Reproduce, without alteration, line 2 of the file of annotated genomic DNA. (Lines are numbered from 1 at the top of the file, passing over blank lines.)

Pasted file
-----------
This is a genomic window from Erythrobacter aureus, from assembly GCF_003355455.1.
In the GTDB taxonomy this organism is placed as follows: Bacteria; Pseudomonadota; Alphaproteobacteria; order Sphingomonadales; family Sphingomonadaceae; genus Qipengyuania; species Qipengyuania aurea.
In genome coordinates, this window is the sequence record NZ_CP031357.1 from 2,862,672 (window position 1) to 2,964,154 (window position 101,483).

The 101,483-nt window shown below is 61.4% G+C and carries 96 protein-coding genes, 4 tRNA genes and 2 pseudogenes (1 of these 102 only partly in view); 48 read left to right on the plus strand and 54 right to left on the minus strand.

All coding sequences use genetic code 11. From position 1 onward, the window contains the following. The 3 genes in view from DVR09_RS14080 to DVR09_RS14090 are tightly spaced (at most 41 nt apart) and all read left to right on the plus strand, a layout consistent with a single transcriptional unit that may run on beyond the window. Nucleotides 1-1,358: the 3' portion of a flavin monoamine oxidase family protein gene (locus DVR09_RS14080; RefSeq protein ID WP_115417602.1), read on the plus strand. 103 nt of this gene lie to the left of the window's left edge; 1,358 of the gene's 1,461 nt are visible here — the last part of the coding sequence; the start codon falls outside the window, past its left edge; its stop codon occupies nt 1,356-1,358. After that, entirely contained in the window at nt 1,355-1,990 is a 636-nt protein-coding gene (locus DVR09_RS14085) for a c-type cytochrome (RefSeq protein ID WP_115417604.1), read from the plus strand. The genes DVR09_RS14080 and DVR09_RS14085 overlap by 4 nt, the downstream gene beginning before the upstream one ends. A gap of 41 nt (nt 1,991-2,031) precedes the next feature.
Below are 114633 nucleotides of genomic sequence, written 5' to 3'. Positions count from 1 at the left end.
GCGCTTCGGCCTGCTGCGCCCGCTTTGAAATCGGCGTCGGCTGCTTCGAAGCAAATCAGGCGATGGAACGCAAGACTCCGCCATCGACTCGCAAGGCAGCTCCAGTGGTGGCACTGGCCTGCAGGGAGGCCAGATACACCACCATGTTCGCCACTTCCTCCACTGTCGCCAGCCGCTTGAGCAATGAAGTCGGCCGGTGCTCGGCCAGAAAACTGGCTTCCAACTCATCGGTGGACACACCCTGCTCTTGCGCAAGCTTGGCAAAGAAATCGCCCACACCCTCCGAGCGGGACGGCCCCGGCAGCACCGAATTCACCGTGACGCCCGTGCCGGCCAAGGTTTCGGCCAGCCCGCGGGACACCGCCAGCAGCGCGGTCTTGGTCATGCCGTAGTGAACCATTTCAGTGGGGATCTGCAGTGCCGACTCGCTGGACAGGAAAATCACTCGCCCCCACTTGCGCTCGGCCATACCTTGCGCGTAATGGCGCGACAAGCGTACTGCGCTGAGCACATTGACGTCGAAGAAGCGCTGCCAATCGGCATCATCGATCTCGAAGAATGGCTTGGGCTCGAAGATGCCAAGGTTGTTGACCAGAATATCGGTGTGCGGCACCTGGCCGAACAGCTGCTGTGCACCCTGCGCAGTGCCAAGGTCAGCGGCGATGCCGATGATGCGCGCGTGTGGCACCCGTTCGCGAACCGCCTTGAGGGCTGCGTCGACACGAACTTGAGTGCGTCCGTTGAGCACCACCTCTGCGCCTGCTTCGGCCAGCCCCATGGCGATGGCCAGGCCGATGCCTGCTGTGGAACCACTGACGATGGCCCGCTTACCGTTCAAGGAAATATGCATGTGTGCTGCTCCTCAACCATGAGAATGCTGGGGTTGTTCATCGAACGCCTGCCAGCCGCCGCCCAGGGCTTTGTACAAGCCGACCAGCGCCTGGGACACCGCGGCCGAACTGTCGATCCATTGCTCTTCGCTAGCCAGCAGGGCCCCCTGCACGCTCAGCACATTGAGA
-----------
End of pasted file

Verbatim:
In the GTDB taxonomy this organism is placed as follows: Bacteria; Pseudomonadota; Alphaproteobacteria; order Sphingomonadales; family Sphingomonadaceae; genus Qipengyuania; species Qipengyuania aurea.